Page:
The other way of producing X-Ray is K-shell emission. The atoms of target material have their electrons arranged in closed shells of different energies and the K-shell is the lowest energy state of an atom. Tungsten target atom can give incoming electron enough energy to push electrons located on the shell of tungsten out of its energy state. Then, a tungsten electron of higher energy from an outer shell can fall into the K-shell. The energy lost by the falling electron shows up in an emitted x-ray photon. After that, higher energy electrons fall into the vacated energy state in the outer shell. K-shell emission produces higher intensity x-rays than Bremsstrahlung and the x-ray photon comes out at a single wavelength.
Peak kilovoltage(kVp), tube current (mA), exposure time (s) are significant factors for X-Ray production. Peak kilovoltage creates a potential difference between the cathod (source of the accelerated electrons) and the anod (Target Atom). Tube current determens the potential difference of the cathode`s terminals. Total energy delivered to tube is calculated according to the this formula;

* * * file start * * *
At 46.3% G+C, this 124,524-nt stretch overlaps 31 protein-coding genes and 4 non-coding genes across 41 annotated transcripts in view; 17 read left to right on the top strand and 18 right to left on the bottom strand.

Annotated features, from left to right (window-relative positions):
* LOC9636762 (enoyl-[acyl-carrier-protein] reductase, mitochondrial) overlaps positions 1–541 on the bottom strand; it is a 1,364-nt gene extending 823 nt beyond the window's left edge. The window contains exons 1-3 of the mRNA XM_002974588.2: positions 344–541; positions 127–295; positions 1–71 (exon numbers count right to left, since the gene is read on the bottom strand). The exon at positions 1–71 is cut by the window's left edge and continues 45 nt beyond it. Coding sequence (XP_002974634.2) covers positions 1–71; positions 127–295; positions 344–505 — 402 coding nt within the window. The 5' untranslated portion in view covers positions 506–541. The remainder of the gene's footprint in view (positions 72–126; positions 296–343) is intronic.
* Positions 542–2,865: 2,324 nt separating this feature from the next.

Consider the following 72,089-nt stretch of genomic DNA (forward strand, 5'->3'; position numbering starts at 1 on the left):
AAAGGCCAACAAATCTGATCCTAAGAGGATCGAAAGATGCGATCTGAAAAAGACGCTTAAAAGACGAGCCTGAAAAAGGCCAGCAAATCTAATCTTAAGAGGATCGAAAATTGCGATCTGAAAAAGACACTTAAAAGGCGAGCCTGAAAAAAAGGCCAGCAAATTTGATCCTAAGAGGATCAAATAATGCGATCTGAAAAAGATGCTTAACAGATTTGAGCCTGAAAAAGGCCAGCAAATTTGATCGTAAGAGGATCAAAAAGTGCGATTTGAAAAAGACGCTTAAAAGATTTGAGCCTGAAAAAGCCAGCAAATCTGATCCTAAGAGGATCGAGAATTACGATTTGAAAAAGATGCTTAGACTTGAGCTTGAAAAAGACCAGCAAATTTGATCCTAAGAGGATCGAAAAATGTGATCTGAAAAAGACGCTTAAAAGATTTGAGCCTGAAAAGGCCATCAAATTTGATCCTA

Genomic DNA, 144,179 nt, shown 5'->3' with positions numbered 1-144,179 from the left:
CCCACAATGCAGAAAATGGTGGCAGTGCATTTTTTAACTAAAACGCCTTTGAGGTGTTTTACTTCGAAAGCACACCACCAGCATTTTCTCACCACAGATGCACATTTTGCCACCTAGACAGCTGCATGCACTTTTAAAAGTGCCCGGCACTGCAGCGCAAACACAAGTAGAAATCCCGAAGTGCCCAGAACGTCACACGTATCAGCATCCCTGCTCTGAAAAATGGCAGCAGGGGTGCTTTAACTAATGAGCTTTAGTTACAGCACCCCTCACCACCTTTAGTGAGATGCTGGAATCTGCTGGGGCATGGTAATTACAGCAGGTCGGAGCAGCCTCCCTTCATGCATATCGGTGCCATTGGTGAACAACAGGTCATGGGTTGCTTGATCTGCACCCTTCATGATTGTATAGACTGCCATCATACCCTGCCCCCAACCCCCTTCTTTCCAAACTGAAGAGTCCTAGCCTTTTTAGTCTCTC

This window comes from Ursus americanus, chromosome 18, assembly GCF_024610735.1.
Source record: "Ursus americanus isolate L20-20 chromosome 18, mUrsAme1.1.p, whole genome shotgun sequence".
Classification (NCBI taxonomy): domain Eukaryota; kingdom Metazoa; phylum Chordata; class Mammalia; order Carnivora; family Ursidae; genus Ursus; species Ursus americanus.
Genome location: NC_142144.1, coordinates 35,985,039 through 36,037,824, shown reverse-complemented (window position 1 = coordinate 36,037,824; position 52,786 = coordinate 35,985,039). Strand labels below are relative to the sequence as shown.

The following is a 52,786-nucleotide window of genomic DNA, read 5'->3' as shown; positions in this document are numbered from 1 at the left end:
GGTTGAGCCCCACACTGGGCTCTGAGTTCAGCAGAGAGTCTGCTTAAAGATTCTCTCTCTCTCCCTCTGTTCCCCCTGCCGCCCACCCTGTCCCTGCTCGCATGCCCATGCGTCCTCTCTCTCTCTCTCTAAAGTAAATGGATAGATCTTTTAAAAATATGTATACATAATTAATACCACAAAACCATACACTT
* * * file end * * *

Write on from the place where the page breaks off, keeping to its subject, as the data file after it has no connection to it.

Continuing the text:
Energy = kVp* mA* s = kVp* mAs
And the instantaneous power delivered to tube is calculated with the multipication of kVp and mA.
Power = kVp* mA
Anode characteristics also effect the efficiency and the kVp results of the X-Ray tube. Surface condition, composion, geometry are important factors. Aging of the anode surface can cause high probability of tungsten attanuetion to the patients. Also wrong chemical composions and the angle of the anode directly effects the final contrast of the X-Ray film.